Knowing something is controlled, for training, and to help save your life should you be captured is very different emotionally than knowing that something is being done to you by your enemy. The enemy does not care about you. You know they are breaking international law by the very fact that they are engaging in the very techniques that are happening to you, so why should you feel anything except intense, overwhelming fear of death?

Because our soldiers were waterboarded during the Korean War, this training was provided so that the soldiers could learn how to respond to torture. Remember; empathy, compassion, and relationship-building build trust. Physical violence and emotional abuse cause fear and cause the individual to shut down. Soldiers who go through SERE Training are trained to shut down when tortured. When waterboarded, the goal is to become so fearful that you will say anything to make it stop, to lie.

Therefore, when a soldier is waterboarded, shuts down, and lies, he or she has accomplished the goal of the SERE training. Why then, would Bush and Cheney expect a different result? When they were receiving successful, actionable intelligence through standard, relationship-building interrogation techniques, what did they hope to accomplish by doing something designed and guaranteed to elicit false confessions? Why did they demand that these men be tortured time after time after time, sometimes 6 times in one day, when they had already cooperated and established relationships with their interrogators? Why did they bring in these outside contractors to provide "harsh enhanced interrogation" when they had everything they knew?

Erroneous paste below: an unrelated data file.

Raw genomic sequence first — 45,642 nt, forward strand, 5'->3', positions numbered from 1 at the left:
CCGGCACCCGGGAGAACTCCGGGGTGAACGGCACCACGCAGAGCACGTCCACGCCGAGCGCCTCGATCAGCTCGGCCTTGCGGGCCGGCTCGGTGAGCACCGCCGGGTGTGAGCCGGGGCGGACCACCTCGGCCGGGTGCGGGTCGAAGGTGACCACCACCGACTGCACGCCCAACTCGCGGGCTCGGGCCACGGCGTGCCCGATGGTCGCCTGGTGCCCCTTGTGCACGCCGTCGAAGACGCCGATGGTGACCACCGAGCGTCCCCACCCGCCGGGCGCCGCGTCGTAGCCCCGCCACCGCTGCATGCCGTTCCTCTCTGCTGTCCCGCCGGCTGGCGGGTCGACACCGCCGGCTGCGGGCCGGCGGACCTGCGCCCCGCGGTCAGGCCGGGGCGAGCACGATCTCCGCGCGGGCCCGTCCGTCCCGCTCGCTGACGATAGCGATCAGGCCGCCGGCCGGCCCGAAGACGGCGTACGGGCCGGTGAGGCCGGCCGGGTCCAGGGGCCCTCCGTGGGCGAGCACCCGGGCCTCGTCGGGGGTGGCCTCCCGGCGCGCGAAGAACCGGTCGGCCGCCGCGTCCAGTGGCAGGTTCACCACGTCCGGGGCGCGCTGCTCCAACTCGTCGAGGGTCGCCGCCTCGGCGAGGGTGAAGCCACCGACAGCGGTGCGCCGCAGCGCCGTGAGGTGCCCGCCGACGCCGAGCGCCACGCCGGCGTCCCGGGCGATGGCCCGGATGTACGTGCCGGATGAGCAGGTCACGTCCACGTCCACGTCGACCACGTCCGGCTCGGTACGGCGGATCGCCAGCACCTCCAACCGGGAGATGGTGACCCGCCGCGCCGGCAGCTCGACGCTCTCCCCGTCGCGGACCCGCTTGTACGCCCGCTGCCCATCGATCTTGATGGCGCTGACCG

One reason. One reason only. We had to go to war with Iraq. We had to depose Saddam Hussein. That was the only acceptable solution. On 9/11, there was already talk of Iraqi involvement (strange considering that the highjackers were, for the most part, Saudi nationals and that the only plane allowed to fly that week was one used to pick up members of the Saudi royal family and take them out of the country. hmmmm.) Interesting. That week, and we didn't yet know for sure who was responsible. We just knew though, that it was Bin Laden and Iraq.

Doubt me? Go pick up a copy of the 9/11 Commission Report.

An aide to Saddam Hussein, captured several months after 9/11 - a prisoner of war, by the way, not a "terrorist detainee" - was very cooperative and provided a lot of good information. Unfortunately for him, he didn't say the one thing the White House needed him to say. So, he got to experience some of those non-torture, "we had to do it to keep us safe" enhanced interrogation techniques, including 17 hours in a coffin.

Want to know what he finally had to say? You betcha. Despite our intelligence services all saying it wasn't true - then and later - he said that yes, despite the enmity between Hussein's Baath Party and Bin Laden's jihadists, there was an operational link between the two.

Yay! War! Get to go avenge daddy! (Remember, Saddam Hussein had tried to assassinate Bush I). The 2 men who knew nothing, absolutely nothing about service, got to send our men and women to their deaths and kill tens of thousands of others because they wanted to.

Bush joined the National Guard to avoid service in Vietnam and even then, could not fulfill his contractual obligations. Cheney received 5 deferments because he "had other priorities." What cowards. Too afraid to serve themselves, too afraid that the next attack might actually hit its target (remember all the 'undisclosed locations' and that vacant thousand-yard stare? - 'My Pet Goat'?), they could only prove their manhood by playing war. To our cost.

To our cost.

Thanks for stopping by.Come back soon.


I should perhaps have clarified that the torture of Saddam Hussein's aide occurred after we were already at war with Iraq (hence his status as a prisoner of war). The purpose therefore was a retroactive search for justification for war. No WMD's, remember?